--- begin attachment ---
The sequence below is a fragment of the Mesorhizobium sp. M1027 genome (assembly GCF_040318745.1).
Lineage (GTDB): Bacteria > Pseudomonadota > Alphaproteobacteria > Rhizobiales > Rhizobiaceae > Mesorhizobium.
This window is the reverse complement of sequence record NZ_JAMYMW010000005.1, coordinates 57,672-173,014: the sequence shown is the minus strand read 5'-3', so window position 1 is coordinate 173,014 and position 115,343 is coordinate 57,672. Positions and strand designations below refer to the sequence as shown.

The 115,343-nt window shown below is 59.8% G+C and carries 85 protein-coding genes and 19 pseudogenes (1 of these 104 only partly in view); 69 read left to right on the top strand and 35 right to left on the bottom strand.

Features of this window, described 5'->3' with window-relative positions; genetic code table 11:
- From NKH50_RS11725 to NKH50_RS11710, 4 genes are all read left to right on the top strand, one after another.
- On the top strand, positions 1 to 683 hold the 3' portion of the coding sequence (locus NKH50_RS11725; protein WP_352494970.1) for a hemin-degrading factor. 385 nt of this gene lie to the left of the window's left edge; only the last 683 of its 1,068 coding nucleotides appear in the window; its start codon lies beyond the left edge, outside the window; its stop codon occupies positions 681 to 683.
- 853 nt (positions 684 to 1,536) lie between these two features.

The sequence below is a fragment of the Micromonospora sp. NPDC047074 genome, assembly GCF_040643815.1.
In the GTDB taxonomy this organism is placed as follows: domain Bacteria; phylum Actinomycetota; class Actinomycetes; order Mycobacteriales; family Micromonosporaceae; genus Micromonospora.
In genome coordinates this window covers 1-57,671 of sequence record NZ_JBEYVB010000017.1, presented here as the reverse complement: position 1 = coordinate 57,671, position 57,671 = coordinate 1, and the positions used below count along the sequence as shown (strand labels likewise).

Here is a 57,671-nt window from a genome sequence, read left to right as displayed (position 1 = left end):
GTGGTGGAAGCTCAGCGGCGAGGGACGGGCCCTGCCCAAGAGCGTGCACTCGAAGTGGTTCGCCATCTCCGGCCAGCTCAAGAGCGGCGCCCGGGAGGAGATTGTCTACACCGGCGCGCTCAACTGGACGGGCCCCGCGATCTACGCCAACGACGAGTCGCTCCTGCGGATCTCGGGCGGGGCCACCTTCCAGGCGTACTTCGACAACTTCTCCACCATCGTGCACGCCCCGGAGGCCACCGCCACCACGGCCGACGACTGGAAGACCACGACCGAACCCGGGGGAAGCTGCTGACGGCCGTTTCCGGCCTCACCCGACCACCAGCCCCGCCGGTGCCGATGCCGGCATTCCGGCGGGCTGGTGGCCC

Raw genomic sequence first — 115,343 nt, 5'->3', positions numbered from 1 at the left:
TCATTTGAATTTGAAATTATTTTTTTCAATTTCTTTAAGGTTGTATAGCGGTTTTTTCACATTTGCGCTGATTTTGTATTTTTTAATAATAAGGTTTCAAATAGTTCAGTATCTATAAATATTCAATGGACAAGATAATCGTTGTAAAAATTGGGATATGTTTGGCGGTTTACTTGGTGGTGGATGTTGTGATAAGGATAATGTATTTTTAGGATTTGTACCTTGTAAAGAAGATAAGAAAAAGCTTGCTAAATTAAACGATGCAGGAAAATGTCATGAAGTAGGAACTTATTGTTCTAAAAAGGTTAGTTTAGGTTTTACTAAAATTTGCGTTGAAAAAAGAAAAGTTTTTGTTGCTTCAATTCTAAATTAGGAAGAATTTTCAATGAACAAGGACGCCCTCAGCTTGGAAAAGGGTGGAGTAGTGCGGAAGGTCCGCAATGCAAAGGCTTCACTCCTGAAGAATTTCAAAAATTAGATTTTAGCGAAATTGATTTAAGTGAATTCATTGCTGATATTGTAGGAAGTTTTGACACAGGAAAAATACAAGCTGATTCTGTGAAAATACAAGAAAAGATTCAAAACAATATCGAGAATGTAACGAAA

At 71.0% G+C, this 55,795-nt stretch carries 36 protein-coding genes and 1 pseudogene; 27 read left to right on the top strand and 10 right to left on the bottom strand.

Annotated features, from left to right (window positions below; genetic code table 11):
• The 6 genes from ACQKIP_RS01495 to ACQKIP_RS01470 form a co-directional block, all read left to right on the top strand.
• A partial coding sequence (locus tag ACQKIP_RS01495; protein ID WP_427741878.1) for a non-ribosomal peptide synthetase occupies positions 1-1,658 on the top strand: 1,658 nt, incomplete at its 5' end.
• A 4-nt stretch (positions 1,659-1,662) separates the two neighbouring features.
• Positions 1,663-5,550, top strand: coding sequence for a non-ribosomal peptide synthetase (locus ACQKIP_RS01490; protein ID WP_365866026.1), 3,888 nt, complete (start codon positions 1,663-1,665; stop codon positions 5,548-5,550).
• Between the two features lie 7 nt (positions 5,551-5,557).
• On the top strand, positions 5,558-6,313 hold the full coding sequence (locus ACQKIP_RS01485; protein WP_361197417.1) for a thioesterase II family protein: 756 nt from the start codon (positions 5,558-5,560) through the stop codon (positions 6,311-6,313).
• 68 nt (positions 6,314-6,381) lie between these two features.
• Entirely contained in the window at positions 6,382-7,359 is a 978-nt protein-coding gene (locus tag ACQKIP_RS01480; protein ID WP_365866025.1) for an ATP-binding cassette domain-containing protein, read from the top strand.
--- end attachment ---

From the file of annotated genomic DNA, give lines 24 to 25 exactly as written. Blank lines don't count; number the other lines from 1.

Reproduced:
• 68 nt (positions 6,314-6,381) lie between these two features.
• Entirely contained in the window at positions 6,382-7,359 is a 978-nt protein-coding gene (locus tag ACQKIP_RS01480; protein ID WP_365866025.1) for an ATP-binding cassette domain-containing protein, read from the top strand.